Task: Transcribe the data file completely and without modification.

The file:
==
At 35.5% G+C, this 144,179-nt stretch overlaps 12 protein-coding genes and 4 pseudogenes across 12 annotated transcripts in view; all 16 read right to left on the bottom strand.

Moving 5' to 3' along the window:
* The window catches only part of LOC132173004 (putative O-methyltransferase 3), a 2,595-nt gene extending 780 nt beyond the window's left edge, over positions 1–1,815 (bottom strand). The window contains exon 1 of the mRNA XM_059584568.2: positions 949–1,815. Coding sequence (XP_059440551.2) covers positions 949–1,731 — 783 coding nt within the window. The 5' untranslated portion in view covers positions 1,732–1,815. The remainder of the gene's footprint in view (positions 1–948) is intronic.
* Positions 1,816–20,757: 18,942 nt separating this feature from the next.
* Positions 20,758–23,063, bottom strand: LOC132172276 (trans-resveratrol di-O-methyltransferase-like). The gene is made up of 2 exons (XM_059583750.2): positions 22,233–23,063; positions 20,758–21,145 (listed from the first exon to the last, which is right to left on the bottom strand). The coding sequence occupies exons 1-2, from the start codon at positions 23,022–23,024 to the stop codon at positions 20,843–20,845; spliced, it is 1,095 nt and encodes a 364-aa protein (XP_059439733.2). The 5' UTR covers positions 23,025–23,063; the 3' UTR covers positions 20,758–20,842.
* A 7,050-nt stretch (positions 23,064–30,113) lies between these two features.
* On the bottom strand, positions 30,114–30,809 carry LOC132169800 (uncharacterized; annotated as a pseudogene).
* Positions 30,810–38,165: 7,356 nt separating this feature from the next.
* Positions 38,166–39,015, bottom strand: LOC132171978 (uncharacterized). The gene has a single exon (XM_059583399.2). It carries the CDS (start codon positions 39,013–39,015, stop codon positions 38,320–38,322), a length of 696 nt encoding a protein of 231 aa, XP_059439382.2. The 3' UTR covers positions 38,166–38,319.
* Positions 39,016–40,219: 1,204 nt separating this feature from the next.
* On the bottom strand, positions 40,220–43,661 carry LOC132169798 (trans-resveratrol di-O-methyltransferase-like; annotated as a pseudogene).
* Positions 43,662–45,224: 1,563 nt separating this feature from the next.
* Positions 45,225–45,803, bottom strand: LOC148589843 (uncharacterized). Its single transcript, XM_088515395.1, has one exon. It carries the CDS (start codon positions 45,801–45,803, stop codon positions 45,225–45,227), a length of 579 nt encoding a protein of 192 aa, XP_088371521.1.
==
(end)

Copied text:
At 35.5% G+C, this 144,179-nt stretch overlaps 12 protein-coding genes and 4 pseudogenes across 12 annotated transcripts in view; all 16 read right to left on the bottom strand.

Moving 5' to 3' along the window:
* The window catches only part of LOC132173004 (putative O-methyltransferase 3), a 2,595-nt gene extending 780 nt beyond the window's left edge, over positions 1–1,815 (bottom strand). The window contains exon 1 of the mRNA XM_059584568.2: positions 949–1,815. Coding sequence (XP_059440551.2) covers positions 949–1,731 — 783 coding nt within the window. The 5' untranslated portion in view covers positions 1,732–1,815. The remainder of the gene's footprint in view (positions 1–948) is intronic.
* Positions 1,816–20,757: 18,942 nt separating this feature from the next.
* Positions 20,758–23,063, bottom strand: LOC132172276 (trans-resveratrol di-O-methyltransferase-like). The gene is made up of 2 exons (XM_059583750.2): positions 22,233–23,063; positions 20,758–21,145 (listed from the first exon to the last, which is right to left on the bottom strand). The coding sequence occupies exons 1-2, from the start codon at positions 23,022–23,024 to the stop codon at positions 20,843–20,845; spliced, it is 1,095 nt and encodes a 364-aa protein (XP_059439733.2). The 5' UTR covers positions 23,025–23,063; the 3' UTR covers positions 20,758–20,842.
* A 7,050-nt stretch (positions 23,064–30,113) lies between these two features.
* On the bottom strand, positions 30,114–30,809 carry LOC132169800 (uncharacterized; annotated as a pseudogene).
* Positions 30,810–38,165: 7,356 nt separating this feature from the next.
* Positions 38,166–39,015, bottom strand: LOC132171978 (uncharacterized). The gene has a single exon (XM_059583399.2). It carries the CDS (start codon positions 39,013–39,015, stop codon positions 38,320–38,322), a length of 696 nt encoding a protein of 231 aa, XP_059439382.2. The 3' UTR covers positions 38,166–38,319.
* Positions 39,016–40,219: 1,204 nt separating this feature from the next.
* On the bottom strand, positions 40,220–43,661 carry LOC132169798 (trans-resveratrol di-O-methyltransferase-like; annotated as a pseudogene).
* Positions 43,662–45,224: 1,563 nt separating this feature from the next.
* Positions 45,225–45,803, bottom strand: LOC148589843 (uncharacterized). Its single transcript, XM_088515395.1, has one exon. It carries the CDS (start codon positions 45,801–45,803, stop codon positions 45,225–45,227), a length of 579 nt encoding a protein of 192 aa, XP_088371521.1.